March 03, 2003
Turkish Parliament Says NO to US Troops
Under intense American pressure, Turkey’s foreign minister indicated today that his government would ask Parliament to vote a second time on whether to allow American troops to use the country as a base for a military attack against Iraq. The minister, Yasar Yakis, spoke one day after lawmakers here rejected such a plan. After a marathon meeting of senior officials, Mr. Yakis said that his government would take a new resolution to Parliament later this week after the government completed an assessment of the first vote. But members of Parliament who voted against the resolution told Free Speech Radio News they doubt Prime Minister Abdulla Gul will submit a new request to Parliament for fear his government would collapse. From Ankara, Aaron Glantz has the story.
US Spies on UN Members
Revelations emerged this weekend about just how far the US is prepared to go in its efforts to bribe and coerce other governments into supporting war against Iraq. A document leaked to the London observer shows the top-secret national security agency ordered its staff to intercept communications of delegates to the United Nations, including members of the Security Council. The news comes days before chief un weapons inspector Hans Blix is scheduled to present what may be his final report to the council before a US-led attack, and could deal a further setback to Washington’s diplomatic drive toward war. Susan Wood has more from the UN.
Arab Summit in Egypt
Controversy is rife with the alleged arrest this weekend of senior al-Qaeda operative Khalid Sheikh Mohammed who US officials say masterminded the September 11 attacks. While Pakistani authorities are said to have picked up Mohammed, today they are denying handing him over to US authorities saying he is being interrogated by the country’s law enforcement agencies. This as some are questioning whether the man arrested is in fact Khalid Sheikh Mohammed, citing reports from last October that said the same man was killed in the highly publicized raid that lead to the arrest of another senior al-Qaeda figure, Ramzi Binalshibh. Reports at the time said that Kuwaiti national Khalid Shaikh Mohammed did indeed perish in the raid, but his wife and child were taken from the apartment and handed over to the Federal Bureau of Investigation (FBI), in whose hands they remain. Meanwhile, in Egypt Arab leaders convened for a pan-Arab summit on Saturday with Iraq being the top subject on the one-day meeting agenda. As widely expected, Arab royalty and leaders called on Baghdad to cooperate with the UN and asked the US to give diplomacy a chance. And while a United Arab Emirates proposal to ask Saddam Hussein to step down is being widely reported as one of the outcomes of the weekend’s summit, as Oula Farawati reports from Amman, the majority of Arab nations were not in favor of this proposal.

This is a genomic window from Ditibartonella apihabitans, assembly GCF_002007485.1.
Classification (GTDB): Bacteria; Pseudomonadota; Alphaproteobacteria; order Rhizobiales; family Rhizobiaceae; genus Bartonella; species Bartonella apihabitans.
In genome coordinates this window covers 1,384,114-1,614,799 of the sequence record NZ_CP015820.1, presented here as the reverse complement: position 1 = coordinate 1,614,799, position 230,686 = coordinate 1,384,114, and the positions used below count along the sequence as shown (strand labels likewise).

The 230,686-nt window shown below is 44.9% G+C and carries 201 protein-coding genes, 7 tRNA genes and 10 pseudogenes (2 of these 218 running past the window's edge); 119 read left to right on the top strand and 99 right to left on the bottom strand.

Four hundred seventy workers at a Tyson Foods plant in Jefferson, Wisconsin walked off the job last Friday after rejecting a concessionary contract offer that would have drastically reduced their quality of living. It’s the first strike against Tyson foods since it bought IBP to become the world’s largest meat processor; and as John Hamilton reports, union meatpackers face an uphill battle as they square off against an employer that increasingly pays poverty-level wages.
Sri Lanka: One Year of Ceasefire
Last weekend the island nation of Sri Lanka celebrated the one year anniversary of ceasefire, after 20 years of war. For two decades Sri Lanka has been torn apart by ethnic conflict between the majority Singhalese Buddhists and minority Tamil Hindus. A year of peace talks between the Sri Lankan government and the Tamil rebel group the Liberation Tigers of Tamil Eelam, has sparked hope among many Sri Lankans that the war may be finally over. But the fifth round of peace talks are on shaky ground and many Sri Lankans have yet to taste the dividends of peace. From Jaffna, Miranda Kennedy reports.